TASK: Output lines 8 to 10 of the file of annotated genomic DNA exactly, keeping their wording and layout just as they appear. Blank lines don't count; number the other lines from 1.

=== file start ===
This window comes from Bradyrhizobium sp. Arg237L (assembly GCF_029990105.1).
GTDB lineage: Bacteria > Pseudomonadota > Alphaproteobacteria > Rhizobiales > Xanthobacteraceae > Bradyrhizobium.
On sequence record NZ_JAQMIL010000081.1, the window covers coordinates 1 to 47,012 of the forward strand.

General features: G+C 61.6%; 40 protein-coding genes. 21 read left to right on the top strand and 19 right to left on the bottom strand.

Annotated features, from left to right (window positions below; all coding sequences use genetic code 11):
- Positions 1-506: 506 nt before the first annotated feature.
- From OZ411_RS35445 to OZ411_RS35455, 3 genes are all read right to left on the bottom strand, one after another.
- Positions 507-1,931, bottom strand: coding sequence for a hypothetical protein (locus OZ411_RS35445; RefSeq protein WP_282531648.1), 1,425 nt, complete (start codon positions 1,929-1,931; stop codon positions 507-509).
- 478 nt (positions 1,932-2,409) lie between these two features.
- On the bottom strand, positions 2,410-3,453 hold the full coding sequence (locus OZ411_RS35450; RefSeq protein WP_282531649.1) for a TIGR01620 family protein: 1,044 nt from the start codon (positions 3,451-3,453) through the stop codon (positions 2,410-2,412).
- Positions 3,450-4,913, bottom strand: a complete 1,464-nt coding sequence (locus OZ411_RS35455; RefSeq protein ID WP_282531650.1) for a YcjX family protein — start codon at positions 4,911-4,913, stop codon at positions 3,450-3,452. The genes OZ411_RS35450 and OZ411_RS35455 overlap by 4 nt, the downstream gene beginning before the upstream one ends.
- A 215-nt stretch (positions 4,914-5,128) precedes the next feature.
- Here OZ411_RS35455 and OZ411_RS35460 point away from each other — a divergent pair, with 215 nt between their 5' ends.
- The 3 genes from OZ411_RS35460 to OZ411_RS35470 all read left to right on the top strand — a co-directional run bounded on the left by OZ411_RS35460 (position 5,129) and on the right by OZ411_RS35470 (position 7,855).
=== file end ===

- Positions 507-1,931, bottom strand: coding sequence for a hypothetical protein (locus OZ411_RS35445; RefSeq protein WP_282531648.1), 1,425 nt, complete (start codon positions 1,929-1,931; stop codon positions 507-509).
- 478 nt (positions 1,932-2,409) lie between these two features.
- On the bottom strand, positions 2,410-3,453 hold the full coding sequence (locus OZ411_RS35450; RefSeq protein WP_282531649.1) for a TIGR01620 family protein: 1,044 nt from the start codon (positions 3,451-3,453) through the stop codon (positions 2,410-2,412).